Fresh herbs are an excellent addition to nearly any meal. Having a supply of chives ready and waiting in your kitchen is incredibly convenient, allowing you to imbue magnificent flavor into a dish whenever the need arises.
But growing chives indoors may be new to you. You might worry that they won’t have the ideal taste or that they won’t look attractive sitting on your windowsill. Luckily, it’s possible to grow great tasting - and looking - chives indoors. Here is a step-by-step process for making it happen.
Steps to Grow Chives Indoors
1. Select a Great Herb Planter
If you’re going to have a spectacular windowsill herb garden, it all starts with having the right pots. A great metal herb planter will provide your chives with enough space to thrive. Plus, the pots themselves will be durable, ensuring they last year after year.
By getting windowsill planters that feature several pots on a handy tray, you get an attractive display that’s convenient to use. When you want to cook with fresh herbs, you can pick up the windowsill herb garden on its tray, bring it to your preparation area, and easily gather the chives or other herbs you need.
2. Choose a Well-Draining Soil
Chives don’t like it when the soil is too wet, so you want to select a soil that drains well. If you’d like to boost the flavor of your chives, make sure to add a bit of organic compost or fertilizer to the mix. A little bit goes a long way, so make sure not to overdo it.
3. Water Appropriately
Generally, chives do best when they are watered frequently, but lightly. As mentioned above, chives don’t do well in wet soil. However, a bit of moisture in the soil is fine. So, water gently, but regularly, to keep your chives in great shape.
4. Handle the Lighting
Chives do best in full sun. If you have a south-facing window in or near your kitchen, that might be the perfect choice.
However, if a south-facing window isn’t available, don’t fret. If you can find a spot that gets 6 hours of sun each day, that’ll do the trick. Otherwise, you may want to consider a grow light, particularly during winter months, when the days can be a bit shorter.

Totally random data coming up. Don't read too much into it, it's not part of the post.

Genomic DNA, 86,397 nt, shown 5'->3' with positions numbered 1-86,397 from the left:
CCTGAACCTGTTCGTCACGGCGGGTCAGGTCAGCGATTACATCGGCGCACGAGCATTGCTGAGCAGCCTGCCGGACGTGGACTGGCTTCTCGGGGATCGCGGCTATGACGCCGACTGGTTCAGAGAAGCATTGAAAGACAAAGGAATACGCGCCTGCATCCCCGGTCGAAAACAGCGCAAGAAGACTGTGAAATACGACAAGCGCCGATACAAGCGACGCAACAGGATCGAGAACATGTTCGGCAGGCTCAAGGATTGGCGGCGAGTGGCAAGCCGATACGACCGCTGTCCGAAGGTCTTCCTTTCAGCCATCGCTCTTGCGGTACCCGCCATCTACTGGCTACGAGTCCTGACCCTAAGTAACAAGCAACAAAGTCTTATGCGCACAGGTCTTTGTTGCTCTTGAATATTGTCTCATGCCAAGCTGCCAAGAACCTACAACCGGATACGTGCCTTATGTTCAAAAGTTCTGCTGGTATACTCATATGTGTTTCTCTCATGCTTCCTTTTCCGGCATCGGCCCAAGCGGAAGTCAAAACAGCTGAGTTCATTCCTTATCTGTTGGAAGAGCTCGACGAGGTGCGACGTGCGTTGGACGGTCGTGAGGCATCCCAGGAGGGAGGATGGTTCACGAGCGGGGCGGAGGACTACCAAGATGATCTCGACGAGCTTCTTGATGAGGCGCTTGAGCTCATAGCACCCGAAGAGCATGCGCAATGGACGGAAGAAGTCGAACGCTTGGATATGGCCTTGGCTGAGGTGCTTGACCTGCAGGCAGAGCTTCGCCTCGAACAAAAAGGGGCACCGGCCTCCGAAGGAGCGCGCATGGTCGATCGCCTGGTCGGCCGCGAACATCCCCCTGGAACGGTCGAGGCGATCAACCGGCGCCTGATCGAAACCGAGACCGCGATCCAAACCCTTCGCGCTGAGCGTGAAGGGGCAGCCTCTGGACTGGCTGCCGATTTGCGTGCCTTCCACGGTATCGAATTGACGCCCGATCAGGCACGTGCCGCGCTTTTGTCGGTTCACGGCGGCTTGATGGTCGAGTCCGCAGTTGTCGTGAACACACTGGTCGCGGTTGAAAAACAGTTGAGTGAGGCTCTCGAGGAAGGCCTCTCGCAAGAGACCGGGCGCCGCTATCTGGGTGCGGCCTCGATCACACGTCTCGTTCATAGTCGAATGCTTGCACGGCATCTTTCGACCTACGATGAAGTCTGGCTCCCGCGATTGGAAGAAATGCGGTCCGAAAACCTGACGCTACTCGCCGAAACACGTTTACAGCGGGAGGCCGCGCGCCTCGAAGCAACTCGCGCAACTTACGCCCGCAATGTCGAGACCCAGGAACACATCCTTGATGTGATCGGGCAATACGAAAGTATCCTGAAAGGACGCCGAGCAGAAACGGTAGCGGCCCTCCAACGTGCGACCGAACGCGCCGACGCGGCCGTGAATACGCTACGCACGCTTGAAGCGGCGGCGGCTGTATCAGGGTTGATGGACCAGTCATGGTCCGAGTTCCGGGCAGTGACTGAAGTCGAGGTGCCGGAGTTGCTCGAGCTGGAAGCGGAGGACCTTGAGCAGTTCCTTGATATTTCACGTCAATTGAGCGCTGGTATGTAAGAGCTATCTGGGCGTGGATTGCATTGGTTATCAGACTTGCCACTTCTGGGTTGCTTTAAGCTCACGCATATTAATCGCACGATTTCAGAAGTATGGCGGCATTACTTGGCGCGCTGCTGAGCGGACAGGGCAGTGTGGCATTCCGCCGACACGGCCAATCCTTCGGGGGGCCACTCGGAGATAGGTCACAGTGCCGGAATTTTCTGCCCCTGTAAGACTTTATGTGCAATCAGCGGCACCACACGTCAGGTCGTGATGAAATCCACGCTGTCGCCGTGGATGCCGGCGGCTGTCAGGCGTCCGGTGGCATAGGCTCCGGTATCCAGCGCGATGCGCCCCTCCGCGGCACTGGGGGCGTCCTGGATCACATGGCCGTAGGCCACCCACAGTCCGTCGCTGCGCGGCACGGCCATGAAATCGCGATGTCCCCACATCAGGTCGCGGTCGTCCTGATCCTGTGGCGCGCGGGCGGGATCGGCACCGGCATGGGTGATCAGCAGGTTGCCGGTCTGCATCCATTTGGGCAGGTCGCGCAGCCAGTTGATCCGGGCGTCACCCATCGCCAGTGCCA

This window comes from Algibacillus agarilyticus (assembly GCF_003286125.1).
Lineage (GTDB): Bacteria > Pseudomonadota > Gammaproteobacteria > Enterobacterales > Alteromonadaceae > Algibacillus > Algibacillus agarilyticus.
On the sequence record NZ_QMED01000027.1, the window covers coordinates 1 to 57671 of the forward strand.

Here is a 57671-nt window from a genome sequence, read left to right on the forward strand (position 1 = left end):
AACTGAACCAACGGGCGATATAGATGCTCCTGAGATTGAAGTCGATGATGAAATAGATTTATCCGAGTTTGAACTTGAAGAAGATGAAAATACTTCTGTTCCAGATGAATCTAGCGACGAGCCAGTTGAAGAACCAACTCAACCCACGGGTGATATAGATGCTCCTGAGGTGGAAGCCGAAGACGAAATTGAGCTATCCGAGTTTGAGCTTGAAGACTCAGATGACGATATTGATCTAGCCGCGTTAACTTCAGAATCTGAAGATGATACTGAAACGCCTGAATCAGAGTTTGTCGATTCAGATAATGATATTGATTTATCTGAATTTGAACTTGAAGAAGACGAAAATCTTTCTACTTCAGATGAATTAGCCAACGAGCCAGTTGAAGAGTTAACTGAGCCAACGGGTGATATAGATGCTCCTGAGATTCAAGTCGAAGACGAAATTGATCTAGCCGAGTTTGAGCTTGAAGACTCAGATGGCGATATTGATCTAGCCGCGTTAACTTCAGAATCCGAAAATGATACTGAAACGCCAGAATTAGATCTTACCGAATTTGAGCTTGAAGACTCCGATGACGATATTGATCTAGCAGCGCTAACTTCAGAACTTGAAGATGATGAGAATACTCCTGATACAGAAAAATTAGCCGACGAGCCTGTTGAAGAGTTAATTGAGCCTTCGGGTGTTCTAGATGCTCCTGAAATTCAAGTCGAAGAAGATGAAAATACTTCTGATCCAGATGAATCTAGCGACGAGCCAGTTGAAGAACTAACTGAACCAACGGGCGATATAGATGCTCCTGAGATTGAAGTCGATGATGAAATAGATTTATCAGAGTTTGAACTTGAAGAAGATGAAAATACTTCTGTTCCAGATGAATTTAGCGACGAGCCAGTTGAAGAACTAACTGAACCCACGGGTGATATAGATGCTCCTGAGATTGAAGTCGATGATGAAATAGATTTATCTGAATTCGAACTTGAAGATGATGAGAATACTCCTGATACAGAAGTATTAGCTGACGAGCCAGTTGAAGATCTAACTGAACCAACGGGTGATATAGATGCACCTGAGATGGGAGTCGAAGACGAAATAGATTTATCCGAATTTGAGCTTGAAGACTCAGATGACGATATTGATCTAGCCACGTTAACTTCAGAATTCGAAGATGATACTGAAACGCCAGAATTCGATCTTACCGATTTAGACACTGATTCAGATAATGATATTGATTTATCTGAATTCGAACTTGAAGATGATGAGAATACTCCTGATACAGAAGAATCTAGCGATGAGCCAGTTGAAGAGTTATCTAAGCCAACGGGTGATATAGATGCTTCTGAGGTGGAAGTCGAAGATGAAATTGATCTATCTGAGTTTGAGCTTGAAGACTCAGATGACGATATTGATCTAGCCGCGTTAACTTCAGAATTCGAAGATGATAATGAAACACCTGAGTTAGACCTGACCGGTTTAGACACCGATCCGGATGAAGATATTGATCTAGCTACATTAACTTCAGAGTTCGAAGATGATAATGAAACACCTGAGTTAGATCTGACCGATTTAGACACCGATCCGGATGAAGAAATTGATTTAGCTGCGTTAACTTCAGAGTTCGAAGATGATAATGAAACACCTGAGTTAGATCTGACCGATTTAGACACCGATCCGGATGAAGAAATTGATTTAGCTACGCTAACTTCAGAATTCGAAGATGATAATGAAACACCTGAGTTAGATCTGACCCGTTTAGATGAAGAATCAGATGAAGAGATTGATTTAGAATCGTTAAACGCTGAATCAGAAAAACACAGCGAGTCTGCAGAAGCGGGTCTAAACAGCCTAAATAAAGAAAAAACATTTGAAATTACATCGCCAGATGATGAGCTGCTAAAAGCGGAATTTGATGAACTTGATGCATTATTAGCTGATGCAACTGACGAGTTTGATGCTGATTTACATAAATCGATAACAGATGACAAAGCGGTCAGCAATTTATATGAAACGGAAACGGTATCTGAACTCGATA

5. Rotate Your Chives
If your chives stay in the same position in front of the window, the plant may start to grow toward that light. Essentially, your chives will look like they are leaning in one direction.
Technically, there’s nothing wrong with that lean. It doesn’t influence the health or flavor of your chives. But, if you want your herb garden to look its best, you might prefer it if your chives stay vertical.
The easiest way to correct or prevent a lean is to rotate your chive plant regularly. Simply pick up the pot and give it a quarter turn. Usually, if you rotate the plant every week or so, that should be enough to keep your chives relatively straight.
Harvesting Your Chives
Once your chives are growing and healthy, reaching at least six inches in height, it’s time to take advantage of having fresh herbs available. Usually, harvesting your chives is simply. All you need is a pair of sharp scissors.
Once you’re ready to use some chives, snip the leaves, leaving at least two inches above the soil line intact. By leaving the leaves a minimum of two inches long, they’ll regrow, keeping your supply of fresh chives refreshed and renewable.
Should You Let Your Chives Flower?
It’s important to note that, when chives flower, the flower and stem can be eaten. Some people find that the flowers can be lovely additions to salads, or may find other uses for the edible blooms.
However, some people prefer to prevent their chives from flowering. The stems end up with a different flavor, and can be a bit tough. Plus, it can also alter the taste of the leaves if the plant is allowed to flower.
If your chive plant flowers, taste test the leaves to see if you notice a difference. That way, you can adjust your use of the chives accordingly. If you’d rather prevent flowering, keep an eye on your chives. If you spot buds (usually near May and June), you can attempt to cut those stems back.
Some people have success with trimming the entire plant back before the flowering phase, essentially doing a full harvest. Then, since the stems are lower, buds are less likely to form.
Whether you let your chives flower is a personal choice. Preventing it won’t necessarily harm the long-term growth of your chives, so it is an option. However, you can also let it flower. Not only are the blooms edible, but they can also be quite pretty.
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